Another reason I’m being a horrible woman is I’m denying the vast array of medical procedures available to me to help with my fertility problems. I can get that large fibroid removed and take medication to control the cysts on my ovaries and regulate my hormones. I’m going to mention this because well, I’m feeling sassy, but if I was meant to get pregnant, I’d get pregnant without medical intervention. If it was meant to be, it would happen without drugs and expensive procedures, which if you think about it, is just as selfish as deciding you don’t want children. How so? Well, refusing to accept that maybe you weren’t supposed to have kids, so resorting to extreme measures to make it happen. You think your life would be better with kids–you’re using them in a selfish way, for personal gain. That’s the very definition of selfishness. So please, continue telling me how selfish I am by accepting my fate and dealing with it. I’d love to continue listening to you prattle on about how I’m not fulfilling some sort of unspoken obligation.
Sure, there’s also adoption or for the less committed, fostering a child (sorry…low blow…), but see above argument.
The rest of the article touches on other fascinating topics, like a controversial study correlating childless women to intelligence, meaning the higher an IQ a woman has, the less likely she is to have children, with the rationalization there being higher IQs mean better jobs which requires more schooling and having kids doesn’t fit into that plan. I personally don’t believe that and think that’s a pretty wild study, but it certainly is an interesting opinion.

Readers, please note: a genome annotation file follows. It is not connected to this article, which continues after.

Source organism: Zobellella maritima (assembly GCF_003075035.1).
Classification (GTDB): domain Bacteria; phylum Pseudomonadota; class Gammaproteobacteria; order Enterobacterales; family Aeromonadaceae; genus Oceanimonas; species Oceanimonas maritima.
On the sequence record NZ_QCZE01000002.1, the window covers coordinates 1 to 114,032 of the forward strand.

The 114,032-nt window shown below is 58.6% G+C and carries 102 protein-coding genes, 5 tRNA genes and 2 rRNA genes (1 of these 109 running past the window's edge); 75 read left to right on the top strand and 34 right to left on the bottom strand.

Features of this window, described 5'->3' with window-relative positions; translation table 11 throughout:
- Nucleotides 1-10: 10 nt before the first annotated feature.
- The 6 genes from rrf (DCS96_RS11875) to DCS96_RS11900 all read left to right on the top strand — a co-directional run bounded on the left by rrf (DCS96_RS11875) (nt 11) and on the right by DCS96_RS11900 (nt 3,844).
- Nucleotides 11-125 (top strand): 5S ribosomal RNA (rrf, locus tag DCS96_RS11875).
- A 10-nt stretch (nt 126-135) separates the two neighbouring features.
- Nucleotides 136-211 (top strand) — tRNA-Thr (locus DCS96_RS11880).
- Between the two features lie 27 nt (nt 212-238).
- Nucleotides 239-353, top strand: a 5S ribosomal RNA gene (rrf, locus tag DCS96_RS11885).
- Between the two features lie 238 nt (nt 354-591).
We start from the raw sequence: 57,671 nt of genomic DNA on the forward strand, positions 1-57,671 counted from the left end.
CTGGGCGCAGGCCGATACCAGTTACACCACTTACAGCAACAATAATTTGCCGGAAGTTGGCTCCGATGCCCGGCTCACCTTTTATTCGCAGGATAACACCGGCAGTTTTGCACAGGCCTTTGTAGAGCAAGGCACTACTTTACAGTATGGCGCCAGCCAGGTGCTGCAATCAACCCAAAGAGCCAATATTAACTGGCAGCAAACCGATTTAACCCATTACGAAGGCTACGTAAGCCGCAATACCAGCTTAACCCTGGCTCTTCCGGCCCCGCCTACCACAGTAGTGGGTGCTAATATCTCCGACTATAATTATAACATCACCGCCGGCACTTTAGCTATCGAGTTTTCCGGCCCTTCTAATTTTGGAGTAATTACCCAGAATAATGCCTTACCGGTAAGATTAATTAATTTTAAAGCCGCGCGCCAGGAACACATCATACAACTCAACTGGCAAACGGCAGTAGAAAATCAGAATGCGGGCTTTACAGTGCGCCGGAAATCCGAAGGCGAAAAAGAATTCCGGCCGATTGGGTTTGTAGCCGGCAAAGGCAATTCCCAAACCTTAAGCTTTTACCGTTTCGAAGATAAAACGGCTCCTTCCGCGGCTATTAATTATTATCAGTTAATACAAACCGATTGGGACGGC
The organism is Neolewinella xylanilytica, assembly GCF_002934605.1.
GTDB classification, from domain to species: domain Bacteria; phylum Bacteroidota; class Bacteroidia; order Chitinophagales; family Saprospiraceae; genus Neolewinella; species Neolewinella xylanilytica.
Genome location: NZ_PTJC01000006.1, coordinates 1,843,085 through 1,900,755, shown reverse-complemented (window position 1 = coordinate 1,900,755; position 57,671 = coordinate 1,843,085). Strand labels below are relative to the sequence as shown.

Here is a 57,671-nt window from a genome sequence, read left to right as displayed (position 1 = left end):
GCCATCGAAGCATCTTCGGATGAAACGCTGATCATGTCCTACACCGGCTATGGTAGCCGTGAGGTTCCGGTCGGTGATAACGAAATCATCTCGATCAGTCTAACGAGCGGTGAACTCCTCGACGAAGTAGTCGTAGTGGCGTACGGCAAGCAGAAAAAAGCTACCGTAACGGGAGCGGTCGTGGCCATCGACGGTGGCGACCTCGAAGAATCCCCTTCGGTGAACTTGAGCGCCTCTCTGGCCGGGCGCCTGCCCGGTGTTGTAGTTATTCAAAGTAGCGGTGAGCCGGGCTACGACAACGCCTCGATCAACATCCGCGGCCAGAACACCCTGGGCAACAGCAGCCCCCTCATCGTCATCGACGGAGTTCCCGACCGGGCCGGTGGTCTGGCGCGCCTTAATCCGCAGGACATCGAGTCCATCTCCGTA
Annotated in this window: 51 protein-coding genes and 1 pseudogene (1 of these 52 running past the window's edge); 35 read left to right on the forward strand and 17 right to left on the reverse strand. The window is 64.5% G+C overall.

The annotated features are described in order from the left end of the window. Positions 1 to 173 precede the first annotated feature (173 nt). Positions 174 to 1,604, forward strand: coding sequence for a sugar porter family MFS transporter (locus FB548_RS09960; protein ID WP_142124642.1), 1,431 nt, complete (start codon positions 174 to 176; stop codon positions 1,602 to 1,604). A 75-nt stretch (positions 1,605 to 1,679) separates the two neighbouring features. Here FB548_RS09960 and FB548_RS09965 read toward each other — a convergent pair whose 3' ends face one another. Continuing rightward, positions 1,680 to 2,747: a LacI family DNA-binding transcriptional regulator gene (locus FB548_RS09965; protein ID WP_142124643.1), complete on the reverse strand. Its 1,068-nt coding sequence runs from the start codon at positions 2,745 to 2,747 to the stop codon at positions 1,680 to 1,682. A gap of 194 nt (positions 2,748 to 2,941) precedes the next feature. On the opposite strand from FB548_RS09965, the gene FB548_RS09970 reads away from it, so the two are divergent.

Another popular misconception of deciding to remain kidless is that I hate kids. On the contrary, my dear Watson. I enjoy most children and often get that familiar pang in my ovaries whenever I see particularly beautiful child and I find myself thinking, “I bet I could make one better than that…” but the moment passes and I remain without them.